Neil Young’s Film Lounge – Pleasant Days
Szep Napok : Kornel Mondruzco : Hungary 2002 : 100 mins
A promising but flawed second feature from 26-year-old director Mondruzco (who also wrote the script with Viktoria Petranyi and Sandor Szoter) Pleasant Days starts off strongly, only to loses its way in the middle section but then, when it does find a new direction in the final scenes, you end up wishing it had remained lost. The title is, of course, bitterly (and all too predictably) ironic: the days we see unfold in a medium-sized unindentified Hungarian town (actually Kaposvar) are anything but pleasant.
The summer weather is warm, but, as in Austrias Dog Days, its an oppressive stifling heat all the more so because Hungary, just like Austria, is entirely landlocked. Claustrophobia seems to be a pervasive national characteristic in this land which boasts one of the worlds highest per-capita suicide rates: surly teenager Peter, known as Petike (Tamas Polgar), is especially fed up with his lot. Just out of jail and with zero prospects beyond a vague idea of escaping to the seaside, he mooches around the local launderette where his sister Maria (Kata Weber, strikingly resembling a brunette Chloe Sevigny), works alongside petite, pregnant blonde Maja (Orsolya Toth). Petike drifts towards a relationship with Maja after she gives birth in the back room of the launderette but soon finds himself entangled in her complicated love-life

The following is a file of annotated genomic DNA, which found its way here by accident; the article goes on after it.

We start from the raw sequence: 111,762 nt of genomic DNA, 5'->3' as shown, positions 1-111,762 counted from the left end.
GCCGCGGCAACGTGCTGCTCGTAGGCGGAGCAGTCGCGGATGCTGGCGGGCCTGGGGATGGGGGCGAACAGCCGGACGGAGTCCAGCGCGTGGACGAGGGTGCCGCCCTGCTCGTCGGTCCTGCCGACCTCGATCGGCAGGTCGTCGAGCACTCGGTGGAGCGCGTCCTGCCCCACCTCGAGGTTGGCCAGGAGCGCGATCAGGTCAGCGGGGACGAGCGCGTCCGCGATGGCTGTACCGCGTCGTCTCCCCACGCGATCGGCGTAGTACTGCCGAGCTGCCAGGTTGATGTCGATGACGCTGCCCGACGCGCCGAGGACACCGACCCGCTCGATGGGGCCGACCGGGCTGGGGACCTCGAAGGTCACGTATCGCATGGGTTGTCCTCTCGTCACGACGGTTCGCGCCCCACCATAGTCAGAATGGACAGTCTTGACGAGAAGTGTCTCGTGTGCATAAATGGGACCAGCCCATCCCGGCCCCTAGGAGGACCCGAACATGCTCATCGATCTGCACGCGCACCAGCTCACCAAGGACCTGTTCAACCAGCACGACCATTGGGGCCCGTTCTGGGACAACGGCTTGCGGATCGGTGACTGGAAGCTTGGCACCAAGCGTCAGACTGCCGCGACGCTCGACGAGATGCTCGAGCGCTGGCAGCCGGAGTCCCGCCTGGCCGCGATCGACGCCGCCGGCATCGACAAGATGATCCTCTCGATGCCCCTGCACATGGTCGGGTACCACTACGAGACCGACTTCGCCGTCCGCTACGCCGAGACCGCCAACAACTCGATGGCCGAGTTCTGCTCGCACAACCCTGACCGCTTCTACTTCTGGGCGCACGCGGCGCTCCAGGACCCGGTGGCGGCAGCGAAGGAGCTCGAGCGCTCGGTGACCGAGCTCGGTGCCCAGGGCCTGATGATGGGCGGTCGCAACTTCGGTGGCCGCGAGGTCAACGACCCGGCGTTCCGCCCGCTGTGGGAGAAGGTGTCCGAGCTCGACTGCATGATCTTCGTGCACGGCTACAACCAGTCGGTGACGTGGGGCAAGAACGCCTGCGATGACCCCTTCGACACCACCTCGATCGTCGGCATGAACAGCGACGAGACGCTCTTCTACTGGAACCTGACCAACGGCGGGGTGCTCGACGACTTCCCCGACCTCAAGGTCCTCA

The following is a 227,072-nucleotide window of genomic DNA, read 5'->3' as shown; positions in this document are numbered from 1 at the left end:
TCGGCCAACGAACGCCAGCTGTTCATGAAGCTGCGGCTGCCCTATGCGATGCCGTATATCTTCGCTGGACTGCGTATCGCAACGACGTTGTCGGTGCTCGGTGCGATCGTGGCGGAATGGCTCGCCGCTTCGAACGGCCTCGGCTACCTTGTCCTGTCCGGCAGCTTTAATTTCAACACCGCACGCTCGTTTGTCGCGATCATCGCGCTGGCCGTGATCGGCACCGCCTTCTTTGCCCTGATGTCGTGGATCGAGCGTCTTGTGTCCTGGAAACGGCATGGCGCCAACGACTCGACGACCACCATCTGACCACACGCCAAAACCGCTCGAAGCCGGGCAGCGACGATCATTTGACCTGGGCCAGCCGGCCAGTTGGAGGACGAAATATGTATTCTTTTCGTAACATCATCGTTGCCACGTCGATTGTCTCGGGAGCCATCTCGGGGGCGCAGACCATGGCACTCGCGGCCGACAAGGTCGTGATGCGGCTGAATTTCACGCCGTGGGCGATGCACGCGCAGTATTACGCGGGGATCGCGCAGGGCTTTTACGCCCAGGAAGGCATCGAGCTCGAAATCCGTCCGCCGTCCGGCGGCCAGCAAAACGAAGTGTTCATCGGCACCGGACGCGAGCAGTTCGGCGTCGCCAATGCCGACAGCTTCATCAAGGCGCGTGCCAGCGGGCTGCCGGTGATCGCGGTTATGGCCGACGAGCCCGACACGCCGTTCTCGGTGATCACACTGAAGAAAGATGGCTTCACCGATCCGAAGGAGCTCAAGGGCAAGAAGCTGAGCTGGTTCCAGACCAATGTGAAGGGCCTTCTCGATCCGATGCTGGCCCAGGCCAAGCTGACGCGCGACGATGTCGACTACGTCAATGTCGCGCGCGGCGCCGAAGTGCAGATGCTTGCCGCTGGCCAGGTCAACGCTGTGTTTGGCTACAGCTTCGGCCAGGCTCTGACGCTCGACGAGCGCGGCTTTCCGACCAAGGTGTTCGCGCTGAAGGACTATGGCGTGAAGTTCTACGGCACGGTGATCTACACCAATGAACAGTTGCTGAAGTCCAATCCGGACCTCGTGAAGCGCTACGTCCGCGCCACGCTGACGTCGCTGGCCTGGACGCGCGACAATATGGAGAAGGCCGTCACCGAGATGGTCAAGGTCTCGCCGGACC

Mondruzco sketches Petikes world with a close attention his actors (close-ups abound) and to external detail: t-shirts are emblazoned with ironic slogans like surf and cute & wild. Props and actions are more important than dialogue for these inarticulate, dissatisfied young people who mainly communicate in deeply meaningful looks and stares at one stage, Petike takes a bath inside a washing-machine, and later wears boxing gloves in the bath as he washes his hair. In a series of these fragmentary episodes, Polgar seems to get right inside Petikes head he’s never quite sympathetic but, with his naturally insolent set of features, he projects a compellingly dark, brooding energy that’s engaging to watch.
Theres clearly a heavy reliance on improvisation involved Mondruzcos estimate is two-thirds and this makes for a believable, if occasionally awkward vision of Hungarian youth. But its very difficult to make this kind of loose improvisation stretch to feature length – it can’t be a coincidence that, in the most successful recent example of European teen-anomie, School Trip, director Henner Winckler demanded his young cast rigidly adhere to their script. Pleasant Days starts running into problems as it tries to develop a narrative around Petike, Maria, Maja and Majas various other lovers: for one (fairly crucial) thing, its hard to keep track of who’s who and whats what.
The characters ongoing sexual frustrations reach a startlingly violent climax, meanwhile, that jarringly forces the audience to re-evaluate its view of Petike. Soon after this spectacularly bleak sequence, there’s a very sudden tragedy involving a major character that’s equally difficult to digest. It feels as though the director and his co-scriptwriters have lost control of their material, allowing it to veer off down arbitrarily nightmarish paths that don’t do justice to the characters they’ve so painstakingly developed leaving a nasty taste in the mouth as the credits roll.
19th August 2002
(seen 15th, Filmhouse Edinburgh Edinburgh Film Festival)
For all the reviews from the 2002 Edinburgh Film Festival click here.
by Neil Young